The Inertia

My friend Kev quit cocaine, the film industry, and women of loose morals. He now works in Johannesburg for our other friend, Los the Boss, managing construction of fast food chicken restaurants, electronic stores in shopping malls, and mobile phone consortiums. I, too, work for Los the Boss now, but that’s a different story.

There is absolutely no surf in Johannesburg, but Kev frequently has to trek into other African countries where the aforementioned companies are making more money because South Africa is going down the toilet. Recently, Kev went to Ghana where there is surf. When he came back, I was there to meet him at the airport to catch up. “So, I’ve got a story for you,” Kev says to me. He explained that he landed a free weekend while in Ghana, so he took my advice and went surfing. Kev met a guy who knew a guy who said he might know another guy who could get a board for him to rent. The guy’s name was Eddie – and although most people don’t speak English in Ghana – this is how their conversation went down.

“Do you need the thing that goes on top?” asked Eddie. Kev didn’t know what he was talking about. He thought that Eddie was referring to a beach umbrella, so he said, “no, just the board.” Kev arranged to meet him at seven the next morning outside the hotel with the board. He told Eddie not to be late because that’s not how surfers roll. Kev didn’t actually expect him to rock up, but sure as shit, there he was at seven sharp the next morning. He arrived with a windsurfing board on the roof of his car – foot straps and everything. “I need a surfboard,” Kev chuckled. He tried explaining the difference as best he could, but, like I said, the language barrier is a bit of a problem over there. It was in that moment that Kev figured out the thing on top Eddie was referring to was the sail. “No problem,” Eddie said as he hurried off. As promising as Eddie sounded, Kev didn’t expect to see him again.

However, about an hour later, Eddie came back with a proper surfboard. It was a six-foot-something fish and in decent shape, too. Kev took one look at it and knew he’d never be able to paddle the thing. Let’s just say that with the lack of surf in Johannesburg, the beer and pizza, and the simple fact that there’s nothing else to do in Johannesburg (other than getting rich, swearing at other people in traffic, and culpable homicides all of which are very popular pursuits), Kev gained a few pounds.  “Ok,” Kev uttered to Eddie. “Let’s give this thing a go.” “$150 USD,” requested Eddie. Kev thought he could bargain, but he knew Eddie was not the kind of guy you want to fuck with in Ghana. So Kev agreed to $150 USD and Eddie threw in six of his own paintings – a few of which were given to me as housewarming presents. They’re actually not bad.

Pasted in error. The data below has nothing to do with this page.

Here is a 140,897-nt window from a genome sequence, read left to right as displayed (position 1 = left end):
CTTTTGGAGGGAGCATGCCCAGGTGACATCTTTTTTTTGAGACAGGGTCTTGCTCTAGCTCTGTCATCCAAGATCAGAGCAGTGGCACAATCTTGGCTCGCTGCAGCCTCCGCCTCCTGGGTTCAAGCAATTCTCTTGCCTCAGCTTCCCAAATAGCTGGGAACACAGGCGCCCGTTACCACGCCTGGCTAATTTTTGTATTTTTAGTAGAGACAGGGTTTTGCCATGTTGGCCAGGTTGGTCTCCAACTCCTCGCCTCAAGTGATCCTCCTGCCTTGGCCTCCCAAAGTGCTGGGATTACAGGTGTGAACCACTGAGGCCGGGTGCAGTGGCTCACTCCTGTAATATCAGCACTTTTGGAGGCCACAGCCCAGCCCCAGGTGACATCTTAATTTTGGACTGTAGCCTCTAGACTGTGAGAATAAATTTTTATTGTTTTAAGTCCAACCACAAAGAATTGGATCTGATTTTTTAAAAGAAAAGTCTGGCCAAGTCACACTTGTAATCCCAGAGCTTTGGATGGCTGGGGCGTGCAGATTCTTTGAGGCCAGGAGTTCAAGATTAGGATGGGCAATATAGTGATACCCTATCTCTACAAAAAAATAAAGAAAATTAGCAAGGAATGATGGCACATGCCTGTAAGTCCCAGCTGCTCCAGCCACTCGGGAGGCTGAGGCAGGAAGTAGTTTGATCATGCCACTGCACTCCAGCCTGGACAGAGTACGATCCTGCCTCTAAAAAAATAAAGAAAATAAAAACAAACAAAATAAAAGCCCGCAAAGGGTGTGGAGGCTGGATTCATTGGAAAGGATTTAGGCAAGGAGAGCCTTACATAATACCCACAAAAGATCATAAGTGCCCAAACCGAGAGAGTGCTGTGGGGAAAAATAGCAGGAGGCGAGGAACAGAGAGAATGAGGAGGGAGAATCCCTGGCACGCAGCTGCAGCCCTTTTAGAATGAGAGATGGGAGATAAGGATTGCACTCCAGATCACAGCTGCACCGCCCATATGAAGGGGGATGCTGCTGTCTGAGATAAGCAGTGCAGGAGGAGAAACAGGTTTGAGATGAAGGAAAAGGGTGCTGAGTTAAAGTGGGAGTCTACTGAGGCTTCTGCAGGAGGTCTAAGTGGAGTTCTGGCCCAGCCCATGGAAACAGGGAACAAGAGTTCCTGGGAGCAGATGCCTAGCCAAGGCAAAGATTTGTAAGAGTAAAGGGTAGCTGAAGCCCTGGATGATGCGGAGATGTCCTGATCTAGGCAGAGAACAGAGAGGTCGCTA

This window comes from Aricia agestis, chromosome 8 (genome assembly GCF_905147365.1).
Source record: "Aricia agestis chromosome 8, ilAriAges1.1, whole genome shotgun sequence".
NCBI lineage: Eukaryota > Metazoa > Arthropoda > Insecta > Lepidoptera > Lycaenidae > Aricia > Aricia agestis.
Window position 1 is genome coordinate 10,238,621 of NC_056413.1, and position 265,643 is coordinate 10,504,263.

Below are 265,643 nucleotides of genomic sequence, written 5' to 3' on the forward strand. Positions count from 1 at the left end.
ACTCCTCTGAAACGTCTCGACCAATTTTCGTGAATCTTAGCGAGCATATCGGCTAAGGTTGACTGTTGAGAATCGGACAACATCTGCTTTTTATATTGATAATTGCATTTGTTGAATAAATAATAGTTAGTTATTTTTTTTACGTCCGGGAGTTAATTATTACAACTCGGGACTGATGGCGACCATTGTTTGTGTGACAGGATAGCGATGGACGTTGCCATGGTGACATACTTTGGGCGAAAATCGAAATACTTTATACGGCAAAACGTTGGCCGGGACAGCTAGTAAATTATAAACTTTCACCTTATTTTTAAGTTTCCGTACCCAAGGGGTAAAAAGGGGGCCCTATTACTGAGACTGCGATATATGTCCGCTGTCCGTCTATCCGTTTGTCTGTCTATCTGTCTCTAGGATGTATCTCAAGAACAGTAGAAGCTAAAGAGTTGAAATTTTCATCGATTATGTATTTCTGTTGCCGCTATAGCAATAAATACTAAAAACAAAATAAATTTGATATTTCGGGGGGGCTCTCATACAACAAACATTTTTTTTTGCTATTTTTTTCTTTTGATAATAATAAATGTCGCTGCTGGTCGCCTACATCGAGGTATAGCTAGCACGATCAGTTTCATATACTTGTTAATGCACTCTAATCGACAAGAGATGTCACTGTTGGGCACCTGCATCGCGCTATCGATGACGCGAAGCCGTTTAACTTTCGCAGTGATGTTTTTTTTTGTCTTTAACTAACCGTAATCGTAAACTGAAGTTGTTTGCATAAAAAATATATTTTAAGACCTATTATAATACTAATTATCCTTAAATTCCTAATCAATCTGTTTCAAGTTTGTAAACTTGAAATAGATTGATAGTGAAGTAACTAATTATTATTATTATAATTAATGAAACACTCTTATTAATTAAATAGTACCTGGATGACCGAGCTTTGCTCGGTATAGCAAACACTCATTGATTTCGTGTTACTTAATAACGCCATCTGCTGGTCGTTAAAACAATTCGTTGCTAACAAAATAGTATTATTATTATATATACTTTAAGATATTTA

“Shit, man,” I said. “How much did they cost you?”

“No idea,” replied Kev. “I couldn’t work it out, but all I know is that was the most expensive surf I’ve ever had.”
Kev took the fish and went down to the nearest beach break where there were one to two footers barely slobbering in. The water was as warm as blood and littered with things that spewed from fast food chicken restaurants. Kev said that he tried not to look too hard at whatever it was that shared the line up with. He was right about the board; he only caught one or two waves because it was just too short and not buoyant enough.

He rode prone to the shore where he noticed an excited group of boys watching him “surf.” Following the lackluster surf session, Kev decided to push the group of boys into a few waves. He noticed one boy in particular was keener and more determined than the rest. Somehow, through the language barrier, he told Kev that his father was a surfer and their home was a short distance down the beach.

Kev asked the kid if his dad had a bigger board than the one he was riding. “Sure!” replied the child. “Follow me, I’ll show you.” Kev and the boy exited the water and headed down his house. The boy’s old man can’t speak any English, but he works out was said and agrees to show Kev the board. The boy’s father took Kev into a back room where the board was stored. To Kev’s surprise, it was the sailboard Eddie first brought to him.

Kev had his paintings from Eddie for me framed in a triptych. One is of a woman threshing wheat or corn, or whatever it is they eat in Ghana. The other painting is of a fisherman beating a drum. In the middle is one of a hut. Eddie the champion artist of the world’s elaborate signature adorns the bottom right of each. I’m proud to have them hanging in my living room. I don’t know if they are very good paintings, but if I ever get sent to Ghana for a chicken restaurant, I know who I’ll ask for when I want to go for a surf.



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